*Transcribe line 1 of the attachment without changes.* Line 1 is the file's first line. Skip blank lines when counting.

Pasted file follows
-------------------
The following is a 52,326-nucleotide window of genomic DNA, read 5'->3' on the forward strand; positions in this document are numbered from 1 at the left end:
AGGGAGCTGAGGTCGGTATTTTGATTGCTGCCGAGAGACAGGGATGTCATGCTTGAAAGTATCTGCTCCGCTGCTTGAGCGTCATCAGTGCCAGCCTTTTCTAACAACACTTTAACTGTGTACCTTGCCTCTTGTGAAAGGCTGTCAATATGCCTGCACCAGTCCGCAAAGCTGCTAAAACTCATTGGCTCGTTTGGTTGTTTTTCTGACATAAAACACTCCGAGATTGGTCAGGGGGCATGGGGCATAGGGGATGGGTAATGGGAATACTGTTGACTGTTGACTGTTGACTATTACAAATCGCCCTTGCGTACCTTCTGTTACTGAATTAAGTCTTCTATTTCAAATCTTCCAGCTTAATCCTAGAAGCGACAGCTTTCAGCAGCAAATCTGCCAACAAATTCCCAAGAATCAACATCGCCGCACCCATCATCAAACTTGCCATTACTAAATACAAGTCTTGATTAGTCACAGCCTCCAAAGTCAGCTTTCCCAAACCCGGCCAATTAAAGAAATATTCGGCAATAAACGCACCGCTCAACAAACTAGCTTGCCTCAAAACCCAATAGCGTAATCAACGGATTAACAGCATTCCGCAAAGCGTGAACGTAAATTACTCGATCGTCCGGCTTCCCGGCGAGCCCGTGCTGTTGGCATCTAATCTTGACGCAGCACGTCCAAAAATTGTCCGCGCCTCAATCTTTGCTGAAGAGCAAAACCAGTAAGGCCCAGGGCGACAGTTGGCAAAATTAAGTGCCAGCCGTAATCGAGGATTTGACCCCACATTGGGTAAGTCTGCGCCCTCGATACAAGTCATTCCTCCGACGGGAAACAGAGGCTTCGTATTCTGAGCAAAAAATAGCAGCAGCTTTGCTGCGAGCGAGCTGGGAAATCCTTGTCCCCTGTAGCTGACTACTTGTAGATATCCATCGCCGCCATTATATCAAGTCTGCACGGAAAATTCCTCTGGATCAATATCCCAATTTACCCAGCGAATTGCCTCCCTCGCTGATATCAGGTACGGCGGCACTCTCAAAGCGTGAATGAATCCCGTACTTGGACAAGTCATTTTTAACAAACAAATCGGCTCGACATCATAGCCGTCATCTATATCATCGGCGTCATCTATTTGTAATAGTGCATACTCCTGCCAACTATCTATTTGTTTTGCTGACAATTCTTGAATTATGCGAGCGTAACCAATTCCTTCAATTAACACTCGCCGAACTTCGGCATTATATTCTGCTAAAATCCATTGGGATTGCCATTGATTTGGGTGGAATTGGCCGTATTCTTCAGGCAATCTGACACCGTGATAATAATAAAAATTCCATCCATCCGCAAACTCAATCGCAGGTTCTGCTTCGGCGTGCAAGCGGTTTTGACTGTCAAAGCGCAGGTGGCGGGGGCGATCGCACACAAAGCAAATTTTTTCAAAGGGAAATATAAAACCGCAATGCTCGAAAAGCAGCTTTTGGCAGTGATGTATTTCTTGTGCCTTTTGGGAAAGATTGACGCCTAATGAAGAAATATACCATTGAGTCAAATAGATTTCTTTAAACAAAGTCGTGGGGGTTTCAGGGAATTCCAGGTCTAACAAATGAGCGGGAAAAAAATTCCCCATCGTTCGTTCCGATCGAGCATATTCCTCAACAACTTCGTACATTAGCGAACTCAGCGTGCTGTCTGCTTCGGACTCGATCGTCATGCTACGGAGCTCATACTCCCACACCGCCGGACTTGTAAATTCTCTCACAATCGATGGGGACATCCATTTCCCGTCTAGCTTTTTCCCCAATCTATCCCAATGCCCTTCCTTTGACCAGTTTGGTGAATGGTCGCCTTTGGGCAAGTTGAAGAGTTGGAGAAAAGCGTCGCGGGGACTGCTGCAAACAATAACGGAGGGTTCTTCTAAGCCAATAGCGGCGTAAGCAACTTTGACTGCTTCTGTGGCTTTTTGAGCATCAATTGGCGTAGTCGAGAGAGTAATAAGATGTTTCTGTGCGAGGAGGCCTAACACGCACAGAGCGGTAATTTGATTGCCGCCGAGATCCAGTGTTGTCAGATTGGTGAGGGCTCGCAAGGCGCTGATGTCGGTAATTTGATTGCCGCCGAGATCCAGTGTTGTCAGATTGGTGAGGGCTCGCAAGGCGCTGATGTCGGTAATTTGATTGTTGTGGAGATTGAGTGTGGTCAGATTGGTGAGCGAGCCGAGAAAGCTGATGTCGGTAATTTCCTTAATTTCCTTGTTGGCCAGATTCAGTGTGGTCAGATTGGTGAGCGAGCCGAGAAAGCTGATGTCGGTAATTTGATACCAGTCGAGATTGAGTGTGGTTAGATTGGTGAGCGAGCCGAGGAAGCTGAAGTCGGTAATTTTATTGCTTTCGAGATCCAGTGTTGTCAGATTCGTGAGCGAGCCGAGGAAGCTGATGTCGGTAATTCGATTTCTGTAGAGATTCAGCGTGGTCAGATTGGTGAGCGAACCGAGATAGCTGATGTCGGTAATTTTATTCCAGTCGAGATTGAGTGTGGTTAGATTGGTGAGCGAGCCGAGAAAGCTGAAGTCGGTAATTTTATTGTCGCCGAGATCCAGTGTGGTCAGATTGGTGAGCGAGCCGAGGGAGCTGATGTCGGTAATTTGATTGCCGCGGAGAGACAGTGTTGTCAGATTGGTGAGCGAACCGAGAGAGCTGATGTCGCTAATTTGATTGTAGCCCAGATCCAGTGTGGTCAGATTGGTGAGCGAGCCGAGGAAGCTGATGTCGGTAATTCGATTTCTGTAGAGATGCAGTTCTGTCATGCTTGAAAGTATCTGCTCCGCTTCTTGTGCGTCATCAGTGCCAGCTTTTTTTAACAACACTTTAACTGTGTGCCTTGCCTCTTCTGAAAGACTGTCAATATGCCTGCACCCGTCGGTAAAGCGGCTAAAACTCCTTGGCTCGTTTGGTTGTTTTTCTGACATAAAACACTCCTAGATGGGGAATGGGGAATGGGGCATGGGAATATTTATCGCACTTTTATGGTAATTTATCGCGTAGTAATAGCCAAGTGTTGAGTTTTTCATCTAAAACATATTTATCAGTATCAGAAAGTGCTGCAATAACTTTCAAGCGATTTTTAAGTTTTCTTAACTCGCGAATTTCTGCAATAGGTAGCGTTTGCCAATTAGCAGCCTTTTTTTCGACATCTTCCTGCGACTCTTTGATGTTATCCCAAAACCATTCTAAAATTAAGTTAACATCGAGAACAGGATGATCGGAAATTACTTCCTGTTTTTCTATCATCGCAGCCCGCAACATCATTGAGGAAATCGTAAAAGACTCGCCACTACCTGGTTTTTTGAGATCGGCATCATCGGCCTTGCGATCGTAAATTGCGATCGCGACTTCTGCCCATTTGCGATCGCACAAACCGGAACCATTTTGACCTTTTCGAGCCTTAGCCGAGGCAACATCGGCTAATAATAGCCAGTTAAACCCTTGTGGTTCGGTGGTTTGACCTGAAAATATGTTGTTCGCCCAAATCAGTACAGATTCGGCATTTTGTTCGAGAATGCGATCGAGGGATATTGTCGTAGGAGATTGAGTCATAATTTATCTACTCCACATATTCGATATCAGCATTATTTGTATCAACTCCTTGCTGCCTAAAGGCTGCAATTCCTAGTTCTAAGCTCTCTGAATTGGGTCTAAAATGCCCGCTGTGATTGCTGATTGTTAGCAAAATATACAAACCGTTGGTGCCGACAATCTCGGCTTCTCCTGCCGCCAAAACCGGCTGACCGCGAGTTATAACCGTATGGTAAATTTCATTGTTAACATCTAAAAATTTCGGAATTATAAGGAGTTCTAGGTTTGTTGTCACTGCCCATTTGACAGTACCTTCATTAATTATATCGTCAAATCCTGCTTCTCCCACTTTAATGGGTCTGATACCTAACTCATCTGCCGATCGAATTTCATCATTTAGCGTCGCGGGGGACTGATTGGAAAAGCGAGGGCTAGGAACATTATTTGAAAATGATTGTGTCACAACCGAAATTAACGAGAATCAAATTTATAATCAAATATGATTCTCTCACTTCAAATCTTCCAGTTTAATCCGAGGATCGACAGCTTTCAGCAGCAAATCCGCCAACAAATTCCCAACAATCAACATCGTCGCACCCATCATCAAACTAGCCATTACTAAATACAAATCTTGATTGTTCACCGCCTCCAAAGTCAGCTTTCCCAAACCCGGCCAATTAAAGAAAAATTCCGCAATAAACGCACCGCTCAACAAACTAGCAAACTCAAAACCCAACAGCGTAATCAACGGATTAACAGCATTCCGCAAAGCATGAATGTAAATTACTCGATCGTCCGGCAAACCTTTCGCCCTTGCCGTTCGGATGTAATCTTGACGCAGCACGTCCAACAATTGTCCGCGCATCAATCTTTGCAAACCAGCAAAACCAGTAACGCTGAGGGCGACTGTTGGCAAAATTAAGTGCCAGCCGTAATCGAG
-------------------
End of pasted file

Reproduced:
The following is a 52,326-nucleotide window of genomic DNA, read 5'->3' on the forward strand; positions in this document are numbered from 1 at the left end: